Multiple-Input Multiple-Output (MIMO) is an antenna technology – Sometimes called smart antenna technology – that is used both in transmission and receiver equipment for wireless radio communication. MIMO uses multiple antennas to send multiple parallel signals (from transmitter).
MIMO has been variously defined as two or more unique radio signals, in the same radio channel, where each signal carries different digital information and/or two or more radio signals which use beam-forming, receive combining, and spatial multiplexing.
MIMO was first standardized in 3GPP Release 6 (Rel-6), and was further developed in Rel-7 with spatial multiplexing for HSPA+ using Double Transmit Adaptive Array (D-TxAA). With MIMO, the use of multiple antennas at both transmitter and receiver allows:
Based on simulation results presented in the report, MIMO Transmission Schemes for LTE and HSPA Networks, it was shown that the relatively simple MIMO transmission scheme based on 2X2 closed-loop SM, at low user equipment (UE) speeds, can increase by 20 percent the downlink (DL) sector spectral efficiency relative to a single antenna transmission, as well as increase the cell edge efficiency by approximately 35 percent. More advanced antenna configurations can provide benefits that are significant for users that are receiving a strong signal as well as cell edge users.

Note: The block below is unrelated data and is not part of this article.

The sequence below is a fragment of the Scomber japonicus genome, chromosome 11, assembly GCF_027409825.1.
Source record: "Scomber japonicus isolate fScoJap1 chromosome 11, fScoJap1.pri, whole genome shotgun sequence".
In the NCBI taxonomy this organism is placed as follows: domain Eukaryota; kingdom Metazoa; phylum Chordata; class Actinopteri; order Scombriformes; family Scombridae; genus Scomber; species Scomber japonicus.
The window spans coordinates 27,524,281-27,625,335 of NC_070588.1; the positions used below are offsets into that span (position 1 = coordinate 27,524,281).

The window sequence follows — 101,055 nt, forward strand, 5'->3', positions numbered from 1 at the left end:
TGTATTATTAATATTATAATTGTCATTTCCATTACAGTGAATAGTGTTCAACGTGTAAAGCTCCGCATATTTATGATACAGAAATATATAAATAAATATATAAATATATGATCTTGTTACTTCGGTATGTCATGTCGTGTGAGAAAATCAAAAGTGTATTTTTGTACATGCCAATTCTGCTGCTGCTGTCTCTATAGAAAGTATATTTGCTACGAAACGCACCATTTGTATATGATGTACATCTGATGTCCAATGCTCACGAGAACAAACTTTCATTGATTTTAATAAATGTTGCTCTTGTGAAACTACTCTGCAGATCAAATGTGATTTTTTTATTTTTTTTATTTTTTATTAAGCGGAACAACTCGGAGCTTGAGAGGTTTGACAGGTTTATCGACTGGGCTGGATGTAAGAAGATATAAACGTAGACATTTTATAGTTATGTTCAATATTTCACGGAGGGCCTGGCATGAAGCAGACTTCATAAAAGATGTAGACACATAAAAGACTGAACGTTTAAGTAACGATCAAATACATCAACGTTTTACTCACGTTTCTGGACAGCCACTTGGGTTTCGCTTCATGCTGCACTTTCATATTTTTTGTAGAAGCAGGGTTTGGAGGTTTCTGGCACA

The 3GPP Rel-9 LTE specifications, completed in March 2010, included some of the most advanced forms of MIMO of any standard in the industry. 3GPP has since included even more advanced MIMO enhancements for LTE-Advanced.
Operators believe that, notwithstanding the basic differences in the physical layers used by UMTS and LTE, the benefits envisioned from MIMO in LTE can also be obtained from MIMO in UMTS systems, starting in Release 7 (HSPA+). By deploying MIMO with HSPA+, an operator’s throughput speeds may double.
MIMO can be used to advance such applications as:
Wireless network operators see a need for MIMO due to its many advantages. Wireless systems using MIMO represent an economical way to increase user capacity, range and throughput in a variety of environments, most notably those which are enclosed and having low radio interference such as small and/or isolated cells.